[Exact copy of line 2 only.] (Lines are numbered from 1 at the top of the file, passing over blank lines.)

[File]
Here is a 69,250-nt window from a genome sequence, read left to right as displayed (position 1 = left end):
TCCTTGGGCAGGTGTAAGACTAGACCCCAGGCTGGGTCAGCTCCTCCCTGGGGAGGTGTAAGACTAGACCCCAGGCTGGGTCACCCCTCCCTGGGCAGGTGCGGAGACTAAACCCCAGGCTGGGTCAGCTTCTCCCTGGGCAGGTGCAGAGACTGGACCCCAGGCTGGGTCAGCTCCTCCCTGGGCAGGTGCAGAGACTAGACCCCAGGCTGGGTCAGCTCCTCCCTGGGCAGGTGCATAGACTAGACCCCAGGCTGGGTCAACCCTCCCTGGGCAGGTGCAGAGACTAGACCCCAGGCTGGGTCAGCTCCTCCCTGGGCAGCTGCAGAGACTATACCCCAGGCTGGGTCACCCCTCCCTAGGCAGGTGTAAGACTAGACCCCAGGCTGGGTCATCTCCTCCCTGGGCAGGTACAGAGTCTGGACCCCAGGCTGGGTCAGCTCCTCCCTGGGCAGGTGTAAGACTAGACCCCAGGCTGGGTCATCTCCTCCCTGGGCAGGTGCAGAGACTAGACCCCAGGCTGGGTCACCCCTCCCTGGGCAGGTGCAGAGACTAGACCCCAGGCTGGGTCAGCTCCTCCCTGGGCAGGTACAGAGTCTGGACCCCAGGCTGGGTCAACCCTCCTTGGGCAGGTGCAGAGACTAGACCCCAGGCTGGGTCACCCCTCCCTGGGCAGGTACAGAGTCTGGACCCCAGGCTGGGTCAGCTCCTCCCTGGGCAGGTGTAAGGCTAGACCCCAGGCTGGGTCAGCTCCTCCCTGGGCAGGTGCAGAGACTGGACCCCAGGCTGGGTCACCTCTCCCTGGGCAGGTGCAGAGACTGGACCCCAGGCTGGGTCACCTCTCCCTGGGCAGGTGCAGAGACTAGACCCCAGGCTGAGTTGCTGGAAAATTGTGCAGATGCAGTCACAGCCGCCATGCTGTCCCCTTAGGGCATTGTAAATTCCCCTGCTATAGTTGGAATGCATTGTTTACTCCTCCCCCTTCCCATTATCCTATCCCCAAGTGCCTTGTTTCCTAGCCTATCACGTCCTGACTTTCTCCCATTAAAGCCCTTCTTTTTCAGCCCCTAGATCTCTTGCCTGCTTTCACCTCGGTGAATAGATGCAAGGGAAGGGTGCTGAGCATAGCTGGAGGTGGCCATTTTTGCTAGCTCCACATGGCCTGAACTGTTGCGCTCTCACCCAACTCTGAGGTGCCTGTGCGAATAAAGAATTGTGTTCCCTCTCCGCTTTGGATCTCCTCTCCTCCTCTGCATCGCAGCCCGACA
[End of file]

TCCTTGGGCAGGTGTAAGACTAGACCCCAGGCTGGGTCAGCTCCTCCCTGGGGAGGTGTAAGACTAGACCCCAGGCTGGGTCACCCCTCCCTGGGCAGGTGCGGAGACTAAACCCCAGGCTGGGTCAGCTTCTCCCTGGGCAGGTGCAGAGACTGGACCCCAGGCTGGGTCAGCTCCTCCCTGGGCAGGTGCAGAGACTAGACCCCAGGCTGGGTCAGCTCCTCCCTGGGCAGGTGCATAGACTAGACCCCAGGCTGGGTCAACCCTCCCTGGGCAGGTGCAGAGACTAGACCCCAGGCTGGGTCAGCTCCTCCCTGGGCAGCTGCAGAGACTATACCCCAGGCTGGGTCACCCCTCCCTAGGCAGGTGTAAGACTAGACCCCAGGCTGGGTCATCTCCTCCCTGGGCAGGTACAGAGTCTGGACCCCAGGCTGGGTCAGCTCCTCCCTGGGCAGGTGTAAGACTAGACCCCAGGCTGGGTCATCTCCTCCCTGGGCAGGTGCAGAGACTAGACCCCAGGCTGGGTCACCCCTCCCTGGGCAGGTGCAGAGACTAGACCCCAGGCTGGGTCAGCTCCTCCCTGGGCAGGTACAGAGTCTGGACCCCAGGCTGGGTCAACCCTCCTTGGGCAGGTGCAGAGACTAGACCCCAGGCTGGGTCACCCCTCCCTGGGCAGGTACAGAGTCTGGACCCCAGGCTGGGTCAGCTCCTCCCTGGGCAGGTGTAAGGCTAGACCCCAGGCTGGGTCAGCTCCTCCCTGGGCAGGTGCAGAGACTGGACCCCAGGCTGGGTCACCTCTCCCTGGGCAGGTGCAGAGACTGGACCCCAGGCTGGGTCACCTCTCCCTGGGCAGGTGCAGAGACTAGACCCCAGGCTGAGTTGCTGGAAAATTGTGCAGATGCAGTCACAGCCGCCATGCTGTCCCCTTAGGGCATTGTAAATTCCCCTGCTATAGTTGGAATGCATTGTTTACTCCTCCCCCTTCCCATTATCCTATCCCCAAGTGCCTTGTTTCCTAGCCTATCACGTCCTGACTTTCTCCCATTAAAGCCCTTCTTTTTCAGCCCCTAGATCTCTTGCCTGCTTTCACCTCGGTGAATAGATGCAAGGGAAGGGTGCTGAGCATAGCTGGAGGTGGCCATTTTTGCTAGCTCCACATGGCCTGAACTGTTGCGCTCTCACCCAACTCTGAGGTGCCTGTGCGAATAAAGAATTGTGTTCCCTCTCCGCTTTGGATCTCCTCTCCTCCTCTGCATCGCAGCCCGACA